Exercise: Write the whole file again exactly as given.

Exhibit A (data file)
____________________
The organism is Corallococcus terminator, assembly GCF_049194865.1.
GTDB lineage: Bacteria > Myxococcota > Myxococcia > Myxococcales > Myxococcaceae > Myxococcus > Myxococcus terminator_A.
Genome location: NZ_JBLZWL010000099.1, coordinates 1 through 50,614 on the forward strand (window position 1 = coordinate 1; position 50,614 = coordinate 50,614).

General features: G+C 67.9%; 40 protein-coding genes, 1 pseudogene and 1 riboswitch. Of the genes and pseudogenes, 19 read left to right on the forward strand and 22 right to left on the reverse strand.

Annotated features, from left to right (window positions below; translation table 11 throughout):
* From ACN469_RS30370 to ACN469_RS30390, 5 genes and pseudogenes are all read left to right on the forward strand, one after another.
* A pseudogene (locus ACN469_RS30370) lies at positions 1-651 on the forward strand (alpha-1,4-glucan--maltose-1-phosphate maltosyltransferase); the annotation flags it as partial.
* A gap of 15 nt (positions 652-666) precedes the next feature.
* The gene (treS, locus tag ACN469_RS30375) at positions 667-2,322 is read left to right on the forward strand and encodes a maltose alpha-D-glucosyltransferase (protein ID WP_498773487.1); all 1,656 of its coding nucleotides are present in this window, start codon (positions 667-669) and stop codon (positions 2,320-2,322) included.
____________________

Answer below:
The organism is Corallococcus terminator, assembly GCF_049194865.1.
GTDB lineage: Bacteria > Myxococcota > Myxococcia > Myxococcales > Myxococcaceae > Myxococcus > Myxococcus terminator_A.
Genome location: NZ_JBLZWL010000099.1, coordinates 1 through 50,614 on the forward strand (window position 1 = coordinate 1; position 50,614 = coordinate 50,614).

General features: G+C 67.9%; 40 protein-coding genes, 1 pseudogene and 1 riboswitch. Of the genes and pseudogenes, 19 read left to right on the forward strand and 22 right to left on the reverse strand.

Annotated features, from left to right (window positions below; translation table 11 throughout):
* From ACN469_RS30370 to ACN469_RS30390, 5 genes and pseudogenes are all read left to right on the forward strand, one after another.
* A pseudogene (locus ACN469_RS30370) lies at positions 1-651 on the forward strand (alpha-1,4-glucan--maltose-1-phosphate maltosyltransferase); the annotation flags it as partial.
* A gap of 15 nt (positions 652-666) precedes the next feature.
* The gene (treS, locus tag ACN469_RS30375) at positions 667-2,322 is read left to right on the forward strand and encodes a maltose alpha-D-glucosyltransferase (protein ID WP_498773487.1); all 1,656 of its coding nucleotides are present in this window, start codon (positions 667-669) and stop codon (positions 2,320-2,322) included.